Saturday, October 30, 2010

Crystal head vodka; sometimes packages make all the difference:

Packages and labels aren't everything. We've all heard the adage about books and covers. I've had some brand name, top of the line clothing that's fallen apart after a few washes, and we've tried some beautifully packaged spirits that have been fatally flawed.

Sometimes though, the packaging is just too cool to pass up, and maybe the whole reason for your urge to buy the item in the first place. I'd been eyeing the crystal head vodka that Dan Aykroyd's been hawking for about a month. I'd point it out to David on our trips to the Party Source.

“Hmph.” He'd say, rolling his eyes after reading the package. “Filtered through Herkimer diamonds? That's just quartz. It's chemically inert. It does nothing. No.”

I'd grumble at him, cast a furtive look back at the shelf and shuffle off after him down the aisle, muttering how David never lets me have any fun and how I wanted to put flowers in the bottle and use it as a decoration for my desk at work.

Finally, after seeing the gift set that comes with matching shot glasses, David reluctantly agreed to the purchase.

We decided we would make vodka cocktails that evening, and chose a raspberry liqueur, also fancily packaged.

I have no idea what this says

I wanted to get the full Halloween effect—and for that, you need dry ice. There's a deli that sells it in Clifton, but David suggested that Graeter's downtown might have it. They did. I will say, dry ice is really cheap fun.

The vodka itself? Ok, but not spectacular. Our favorite vodka is Boyd and Blair, a potato vodka. The Herkimer diamonds were supposedly chosen to filter the spirit because of the New Age belief they are filled with positive energy. I wouldn't count on them to give you some sort of crazy buzz or prevent your hangover, though.

C'mon Dan, use a real cork

David enjoys a spooky old fashioned

Wednesday, October 27, 2010

Goetta Chedda Double Deckas:

If you see me walking down the street, there's a pretty good chance that I'm thinking about something edible. I could be considering where we'll go or what I'll order out for dinner that night, or weighing different restaurant's tap lists and drink prices, or, more commonly, pondering the contents of our fridge and thinking of what to make for dinner.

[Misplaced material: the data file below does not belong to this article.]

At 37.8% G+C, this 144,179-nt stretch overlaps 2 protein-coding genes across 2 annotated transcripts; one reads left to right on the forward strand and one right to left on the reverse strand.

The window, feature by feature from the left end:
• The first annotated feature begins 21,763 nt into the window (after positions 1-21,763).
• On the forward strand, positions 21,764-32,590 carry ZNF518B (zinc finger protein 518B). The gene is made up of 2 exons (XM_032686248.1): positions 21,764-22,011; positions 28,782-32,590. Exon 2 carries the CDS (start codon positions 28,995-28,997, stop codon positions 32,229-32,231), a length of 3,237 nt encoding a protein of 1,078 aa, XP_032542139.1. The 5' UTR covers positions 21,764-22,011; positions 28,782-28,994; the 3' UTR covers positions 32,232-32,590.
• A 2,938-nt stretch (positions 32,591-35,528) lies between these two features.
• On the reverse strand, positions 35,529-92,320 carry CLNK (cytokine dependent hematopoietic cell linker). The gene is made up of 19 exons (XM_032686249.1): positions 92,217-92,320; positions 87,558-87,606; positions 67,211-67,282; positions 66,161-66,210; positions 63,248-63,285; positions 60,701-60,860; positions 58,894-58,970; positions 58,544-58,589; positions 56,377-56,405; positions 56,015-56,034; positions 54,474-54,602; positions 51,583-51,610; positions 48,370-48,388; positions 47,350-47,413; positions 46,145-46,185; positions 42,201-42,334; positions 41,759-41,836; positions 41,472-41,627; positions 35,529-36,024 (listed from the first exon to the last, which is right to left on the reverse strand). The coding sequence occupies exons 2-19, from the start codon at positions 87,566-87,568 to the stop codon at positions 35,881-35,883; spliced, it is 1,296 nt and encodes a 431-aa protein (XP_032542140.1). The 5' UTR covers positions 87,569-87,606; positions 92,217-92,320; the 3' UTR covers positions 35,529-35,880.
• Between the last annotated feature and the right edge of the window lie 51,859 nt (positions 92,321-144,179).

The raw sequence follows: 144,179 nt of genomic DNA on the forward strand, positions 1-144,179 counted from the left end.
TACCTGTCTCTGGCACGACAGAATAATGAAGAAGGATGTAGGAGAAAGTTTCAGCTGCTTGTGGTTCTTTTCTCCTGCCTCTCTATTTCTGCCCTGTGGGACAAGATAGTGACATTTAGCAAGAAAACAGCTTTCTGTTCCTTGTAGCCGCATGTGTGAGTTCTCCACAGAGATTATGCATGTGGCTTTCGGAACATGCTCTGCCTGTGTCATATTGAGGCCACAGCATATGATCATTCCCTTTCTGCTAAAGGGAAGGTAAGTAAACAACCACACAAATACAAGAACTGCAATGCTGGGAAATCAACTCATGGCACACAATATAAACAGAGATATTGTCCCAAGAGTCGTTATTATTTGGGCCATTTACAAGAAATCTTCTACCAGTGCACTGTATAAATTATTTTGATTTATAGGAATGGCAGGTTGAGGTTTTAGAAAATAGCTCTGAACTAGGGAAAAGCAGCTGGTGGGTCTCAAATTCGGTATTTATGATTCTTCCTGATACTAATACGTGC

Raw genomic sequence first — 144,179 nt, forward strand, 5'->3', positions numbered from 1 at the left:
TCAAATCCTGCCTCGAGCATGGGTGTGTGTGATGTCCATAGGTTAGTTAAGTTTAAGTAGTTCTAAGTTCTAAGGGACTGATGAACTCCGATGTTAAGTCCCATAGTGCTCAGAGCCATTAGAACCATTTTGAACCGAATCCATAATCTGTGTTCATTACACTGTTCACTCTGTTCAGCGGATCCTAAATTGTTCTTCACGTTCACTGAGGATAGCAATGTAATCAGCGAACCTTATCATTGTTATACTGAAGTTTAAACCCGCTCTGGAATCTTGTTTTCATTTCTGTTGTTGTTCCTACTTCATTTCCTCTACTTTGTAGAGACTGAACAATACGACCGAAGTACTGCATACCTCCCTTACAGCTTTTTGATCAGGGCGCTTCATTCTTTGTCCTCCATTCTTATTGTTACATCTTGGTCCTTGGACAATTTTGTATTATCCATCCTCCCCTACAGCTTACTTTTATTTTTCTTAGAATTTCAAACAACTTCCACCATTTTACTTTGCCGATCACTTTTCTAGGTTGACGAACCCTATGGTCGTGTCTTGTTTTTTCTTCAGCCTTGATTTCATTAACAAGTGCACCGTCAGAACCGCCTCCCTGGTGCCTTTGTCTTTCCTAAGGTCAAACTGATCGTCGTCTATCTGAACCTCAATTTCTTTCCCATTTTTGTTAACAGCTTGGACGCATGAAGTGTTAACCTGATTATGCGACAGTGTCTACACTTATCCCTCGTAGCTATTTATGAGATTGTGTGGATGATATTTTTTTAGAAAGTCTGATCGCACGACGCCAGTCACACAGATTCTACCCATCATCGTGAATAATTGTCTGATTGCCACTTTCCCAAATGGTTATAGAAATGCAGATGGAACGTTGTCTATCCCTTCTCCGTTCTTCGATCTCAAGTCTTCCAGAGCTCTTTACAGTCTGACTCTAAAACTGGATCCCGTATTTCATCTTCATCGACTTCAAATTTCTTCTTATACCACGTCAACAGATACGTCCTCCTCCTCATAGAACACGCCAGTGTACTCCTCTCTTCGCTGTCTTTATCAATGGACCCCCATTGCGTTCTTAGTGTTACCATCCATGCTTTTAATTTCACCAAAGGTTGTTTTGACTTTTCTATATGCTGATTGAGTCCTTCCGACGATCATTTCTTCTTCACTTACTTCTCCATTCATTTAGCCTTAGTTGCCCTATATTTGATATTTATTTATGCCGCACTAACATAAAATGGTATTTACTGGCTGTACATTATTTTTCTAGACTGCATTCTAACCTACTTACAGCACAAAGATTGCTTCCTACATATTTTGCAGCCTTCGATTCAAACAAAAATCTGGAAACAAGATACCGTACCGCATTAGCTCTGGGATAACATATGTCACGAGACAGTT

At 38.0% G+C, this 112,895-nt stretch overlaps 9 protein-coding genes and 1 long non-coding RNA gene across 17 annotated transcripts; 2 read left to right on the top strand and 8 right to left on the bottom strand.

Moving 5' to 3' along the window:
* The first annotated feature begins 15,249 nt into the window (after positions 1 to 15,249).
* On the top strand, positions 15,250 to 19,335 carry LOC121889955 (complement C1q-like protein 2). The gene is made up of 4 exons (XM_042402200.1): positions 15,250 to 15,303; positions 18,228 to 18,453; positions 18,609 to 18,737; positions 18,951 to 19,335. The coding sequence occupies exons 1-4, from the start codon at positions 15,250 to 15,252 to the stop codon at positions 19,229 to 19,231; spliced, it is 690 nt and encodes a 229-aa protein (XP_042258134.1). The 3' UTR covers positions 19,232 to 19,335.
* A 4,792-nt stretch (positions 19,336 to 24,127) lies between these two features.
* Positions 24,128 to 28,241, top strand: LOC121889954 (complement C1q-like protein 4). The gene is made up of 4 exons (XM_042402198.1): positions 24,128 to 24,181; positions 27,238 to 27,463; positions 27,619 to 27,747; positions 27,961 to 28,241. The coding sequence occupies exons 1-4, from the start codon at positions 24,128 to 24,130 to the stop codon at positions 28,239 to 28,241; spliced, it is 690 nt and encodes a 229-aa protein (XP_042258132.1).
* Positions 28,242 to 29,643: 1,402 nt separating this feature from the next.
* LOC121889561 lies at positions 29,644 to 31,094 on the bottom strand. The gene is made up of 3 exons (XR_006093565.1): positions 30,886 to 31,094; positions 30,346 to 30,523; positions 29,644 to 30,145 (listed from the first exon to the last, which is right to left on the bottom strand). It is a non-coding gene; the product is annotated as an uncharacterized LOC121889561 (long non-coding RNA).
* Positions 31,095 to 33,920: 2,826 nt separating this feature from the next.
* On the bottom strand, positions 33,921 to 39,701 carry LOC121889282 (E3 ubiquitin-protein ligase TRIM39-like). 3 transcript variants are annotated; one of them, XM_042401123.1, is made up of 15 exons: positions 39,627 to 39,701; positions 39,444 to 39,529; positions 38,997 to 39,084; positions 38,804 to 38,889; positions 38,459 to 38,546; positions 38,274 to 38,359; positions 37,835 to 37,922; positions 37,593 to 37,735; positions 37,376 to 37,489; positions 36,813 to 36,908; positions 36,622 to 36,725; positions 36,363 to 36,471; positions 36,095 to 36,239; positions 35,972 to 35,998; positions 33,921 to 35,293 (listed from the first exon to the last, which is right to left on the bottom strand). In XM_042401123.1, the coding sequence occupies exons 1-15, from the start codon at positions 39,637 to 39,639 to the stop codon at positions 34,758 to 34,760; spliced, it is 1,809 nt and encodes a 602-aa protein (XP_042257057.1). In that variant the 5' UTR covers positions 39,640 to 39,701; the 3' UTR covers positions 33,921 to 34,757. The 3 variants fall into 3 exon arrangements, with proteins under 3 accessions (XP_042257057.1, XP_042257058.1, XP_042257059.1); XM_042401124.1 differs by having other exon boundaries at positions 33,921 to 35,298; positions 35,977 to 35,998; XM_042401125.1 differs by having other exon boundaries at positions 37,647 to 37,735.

A few weeks ago, I was walking by Fountain Square doing just that. We had refrigerated pastry dough, and for one reason or another, the jumbo muffin tin (that I've never used for actual muffins) came to mind. Inspiration struck--what if I layered pastry dough circles with other ingredients in the muffin tin? When I got back to the office, I sketched my plan on a post-it and headed to the store that night for the rest of the ingredients. Goetta, mushrooms, cheddar. And the goetta chedda double decka was born.
How to make the GCDD:

Preheat oven to 400.

1. Saute the mushrooms thoroughly and cook the goetta.
2. Cut a circle with a biscuit cutter or other round object in the pastry dough.
3.Place a layer on the bottom of a greased muffin tin.
4. Sprinkle some cheese in the cup.
5. Add a circle of goetta.
6. Add some mushrooms.
7. Add some more cheese.
8. Repeat until you've reached the top of the tin.

Cook for about 25 minutes, and if necessary, place on top rack and broil for a few minutes to get some nice color on the top.

We served ours with a basic country gravy. We made this for dinner, though it would also be great for brunch. It looks impressive and is actually incredibly easy to assemble.

Tuesday, October 26, 2010

Your neighborhood Dojo:

David and I were both still pretty new to twitter when @Dojogelato mysteriously began following both of us. At the time, we both hadn't met Michael and Kimberly, the husband and wife behind Dojo's pretty blue logo.

Through the summer, we read cryptic updates on the start-up. Dojo opened for business on August 1, 2009 at the front of Findlay across from Herbs & Spice. By that time, we were both intrigued and excited to stop by and sample some gelato.

Key lime (with graham) gelato and Kiwi sorbetto

Dojo has since celebrated its one year anniversary---but honestly, it feels like they've been stationed, smiling behind the gelato case, for much longer than that. We've been very curious about what goes on behind the counter, so we asked Michael and Kimberly to step away from the gelato machine for a little while so we could ask them a few questions. There's a nice article in the Business Courier here and Soapbox here, as well, if you want even more information.

Have you always been interested in gelato?